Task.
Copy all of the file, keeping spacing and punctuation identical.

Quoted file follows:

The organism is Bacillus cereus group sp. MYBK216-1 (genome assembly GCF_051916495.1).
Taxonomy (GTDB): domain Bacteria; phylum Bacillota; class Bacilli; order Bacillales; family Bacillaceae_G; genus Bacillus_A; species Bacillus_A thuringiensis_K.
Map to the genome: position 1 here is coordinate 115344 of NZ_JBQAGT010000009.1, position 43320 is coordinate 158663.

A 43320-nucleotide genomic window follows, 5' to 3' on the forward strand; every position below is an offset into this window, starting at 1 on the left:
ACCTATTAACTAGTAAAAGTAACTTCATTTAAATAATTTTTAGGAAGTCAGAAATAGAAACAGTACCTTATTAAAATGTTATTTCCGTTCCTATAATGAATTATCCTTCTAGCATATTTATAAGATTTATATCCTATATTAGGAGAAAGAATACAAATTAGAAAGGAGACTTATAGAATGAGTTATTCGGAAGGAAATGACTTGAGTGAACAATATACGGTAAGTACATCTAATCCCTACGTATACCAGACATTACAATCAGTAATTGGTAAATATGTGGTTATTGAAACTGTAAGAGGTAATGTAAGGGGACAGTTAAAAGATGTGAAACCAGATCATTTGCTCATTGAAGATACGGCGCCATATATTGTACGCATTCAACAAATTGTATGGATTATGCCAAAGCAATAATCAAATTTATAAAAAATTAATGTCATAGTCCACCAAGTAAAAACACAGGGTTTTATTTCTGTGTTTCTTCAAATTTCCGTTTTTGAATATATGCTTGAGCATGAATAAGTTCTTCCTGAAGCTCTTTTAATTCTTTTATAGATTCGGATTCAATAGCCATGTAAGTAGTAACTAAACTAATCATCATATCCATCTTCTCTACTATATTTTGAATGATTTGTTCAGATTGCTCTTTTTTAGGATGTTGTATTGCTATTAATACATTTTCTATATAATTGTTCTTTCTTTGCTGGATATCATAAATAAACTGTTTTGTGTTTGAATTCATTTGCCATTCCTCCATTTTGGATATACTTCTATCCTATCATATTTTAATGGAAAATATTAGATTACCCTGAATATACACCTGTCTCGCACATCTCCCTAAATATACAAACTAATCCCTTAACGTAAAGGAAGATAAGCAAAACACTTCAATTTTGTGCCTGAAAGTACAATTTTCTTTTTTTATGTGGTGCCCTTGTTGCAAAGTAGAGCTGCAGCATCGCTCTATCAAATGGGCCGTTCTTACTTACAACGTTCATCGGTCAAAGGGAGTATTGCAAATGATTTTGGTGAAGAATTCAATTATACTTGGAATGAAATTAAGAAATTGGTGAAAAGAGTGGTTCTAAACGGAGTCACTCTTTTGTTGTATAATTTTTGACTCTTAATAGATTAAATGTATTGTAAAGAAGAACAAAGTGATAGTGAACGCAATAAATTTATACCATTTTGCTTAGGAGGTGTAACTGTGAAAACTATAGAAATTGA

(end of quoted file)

The organism is Bacillus cereus group sp. MYBK216-1 (genome assembly GCF_051916495.1).
Taxonomy (GTDB): domain Bacteria; phylum Bacillota; class Bacilli; order Bacillales; family Bacillaceae_G; genus Bacillus_A; species Bacillus_A thuringiensis_K.
Map to the genome: position 1 here is coordinate 115344 of NZ_JBQAGT010000009.1, position 43320 is coordinate 158663.

A 43320-nucleotide genomic window follows, 5' to 3' on the forward strand; every position below is an offset into this window, starting at 1 on the left:
ACCTATTAACTAGTAAAAGTAACTTCATTTAAATAATTTTTAGGAAGTCAGAAATAGAAACAGTACCTTATTAAAATGTTATTTCCGTTCCTATAATGAATTATCCTTCTAGCATATTTATAAGATTTATATCCTATATTAGGAGAAAGAATACAAATTAGAAAGGAGACTTATAGAATGAGTTATTCGGAAGGAAATGACTTGAGTGAACAATATACGGTAAGTACATCTAATCCCTACGTATACCAGACATTACAATCAGTAATTGGTAAATATGTGGTTATTGAAACTGTAAGAGGTAATGTAAGGGGACAGTTAAAAGATGTGAAACCAGATCATTTGCTCATTGAAGATACGGCGCCATATATTGTACGCATTCAACAAATTGTATGGATTATGCCAAAGCAATAATCAAATTTATAAAAAATTAATGTCATAGTCCACCAAGTAAAAACACAGGGTTTTATTTCTGTGTTTCTTCAAATTTCCGTTTTTGAATATATGCTTGAGCATGAATAAGTTCTTCCTGAAGCTCTTTTAATTCTTTTATAGATTCGGATTCAATAGCCATGTAAGTAGTAACTAAACTAATCATCATATCCATCTTCTCTACTATATTTTGAATGATTTGTTCAGATTGCTCTTTTTTAGGATGTTGTATTGCTATTAATACATTTTCTATATAATTGTTCTTTCTTTGCTGGATATCATAAATAAACTGTTTTGTGTTTGAATTCATTTGCCATTCCTCCATTTTGGATATACTTCTATCCTATCATATTTTAATGGAAAATATTAGATTACCCTGAATATACACCTGTCTCGCACATCTCCCTAAATATACAAACTAATCCCTTAACGTAAAGGAAGATAAGCAAAACACTTCAATTTTGTGCCTGAAAGTACAATTTTCTTTTTTTATGTGGTGCCCTTGTTGCAAAGTAGAGCTGCAGCATCGCTCTATCAAATGGGCCGTTCTTACTTACAACGTTCATCGGTCAAAGGGAGTATTGCAAATGATTTTGGTGAAGAATTCAATTATACTTGGAATGAAATTAAGAAATTGGTGAAAAGAGTGGTTCTAAACGGAGTCACTCTTTTGTTGTATAATTTTTGACTCTTAATAGATTAAATGTATTGTAAAGAAGAACAAAGTGATAGTGAACGCAATAAATTTATACCATTTTGCTTAGGAGGTGTAACTGTGAAAACTATAGAAATTGA